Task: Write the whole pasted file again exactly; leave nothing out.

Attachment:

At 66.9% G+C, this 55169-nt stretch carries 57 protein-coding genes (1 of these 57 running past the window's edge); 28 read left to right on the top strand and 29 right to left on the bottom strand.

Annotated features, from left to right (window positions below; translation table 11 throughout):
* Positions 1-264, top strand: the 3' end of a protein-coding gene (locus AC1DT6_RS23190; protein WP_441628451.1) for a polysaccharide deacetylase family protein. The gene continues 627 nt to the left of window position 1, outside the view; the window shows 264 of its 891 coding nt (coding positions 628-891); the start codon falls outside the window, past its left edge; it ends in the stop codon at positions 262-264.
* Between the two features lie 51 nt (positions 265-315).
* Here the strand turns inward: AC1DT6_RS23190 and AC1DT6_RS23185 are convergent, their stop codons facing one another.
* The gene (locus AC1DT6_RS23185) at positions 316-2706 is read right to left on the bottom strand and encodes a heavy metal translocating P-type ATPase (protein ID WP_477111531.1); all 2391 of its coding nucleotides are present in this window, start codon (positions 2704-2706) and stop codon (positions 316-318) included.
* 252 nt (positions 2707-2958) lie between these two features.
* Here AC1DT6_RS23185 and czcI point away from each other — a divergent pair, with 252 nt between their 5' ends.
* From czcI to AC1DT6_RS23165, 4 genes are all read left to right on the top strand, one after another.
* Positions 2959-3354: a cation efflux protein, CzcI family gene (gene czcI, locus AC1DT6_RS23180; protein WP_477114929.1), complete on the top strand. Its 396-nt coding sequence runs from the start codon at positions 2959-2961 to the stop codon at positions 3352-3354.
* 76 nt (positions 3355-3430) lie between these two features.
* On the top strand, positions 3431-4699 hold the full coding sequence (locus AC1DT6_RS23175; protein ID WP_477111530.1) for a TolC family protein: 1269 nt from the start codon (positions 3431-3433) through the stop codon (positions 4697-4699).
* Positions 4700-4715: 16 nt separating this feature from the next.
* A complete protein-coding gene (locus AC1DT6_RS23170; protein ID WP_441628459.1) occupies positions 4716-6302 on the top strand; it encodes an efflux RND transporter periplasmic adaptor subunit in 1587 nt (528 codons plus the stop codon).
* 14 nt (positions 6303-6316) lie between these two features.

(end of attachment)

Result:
At 66.9% G+C, this 55169-nt stretch carries 57 protein-coding genes (1 of these 57 running past the window's edge); 28 read left to right on the top strand and 29 right to left on the bottom strand.

Annotated features, from left to right (window positions below; translation table 11 throughout):
* Positions 1-264, top strand: the 3' end of a protein-coding gene (locus AC1DT6_RS23190; protein WP_441628451.1) for a polysaccharide deacetylase family protein. The gene continues 627 nt to the left of window position 1, outside the view; the window shows 264 of its 891 coding nt (coding positions 628-891); the start codon falls outside the window, past its left edge; it ends in the stop codon at positions 262-264.
* Between the two features lie 51 nt (positions 265-315).
* Here the strand turns inward: AC1DT6_RS23190 and AC1DT6_RS23185 are convergent, their stop codons facing one another.
* The gene (locus AC1DT6_RS23185) at positions 316-2706 is read right to left on the bottom strand and encodes a heavy metal translocating P-type ATPase (protein ID WP_477111531.1); all 2391 of its coding nucleotides are present in this window, start codon (positions 2704-2706) and stop codon (positions 316-318) included.
* 252 nt (positions 2707-2958) lie between these two features.
* Here AC1DT6_RS23185 and czcI point away from each other — a divergent pair, with 252 nt between their 5' ends.
* From czcI to AC1DT6_RS23165, 4 genes are all read left to right on the top strand, one after another.
* Positions 2959-3354: a cation efflux protein, CzcI family gene (gene czcI, locus AC1DT6_RS23180; protein WP_477114929.1), complete on the top strand. Its 396-nt coding sequence runs from the start codon at positions 2959-2961 to the stop codon at positions 3352-3354.
* 76 nt (positions 3355-3430) lie between these two features.
* On the top strand, positions 3431-4699 hold the full coding sequence (locus AC1DT6_RS23175; protein ID WP_477111530.1) for a TolC family protein: 1269 nt from the start codon (positions 3431-3433) through the stop codon (positions 4697-4699).
* Positions 4700-4715: 16 nt separating this feature from the next.
* A complete protein-coding gene (locus AC1DT6_RS23170; protein ID WP_441628459.1) occupies positions 4716-6302 on the top strand; it encodes an efflux RND transporter periplasmic adaptor subunit in 1587 nt (528 codons plus the stop codon).
* 14 nt (positions 6303-6316) lie between these two features.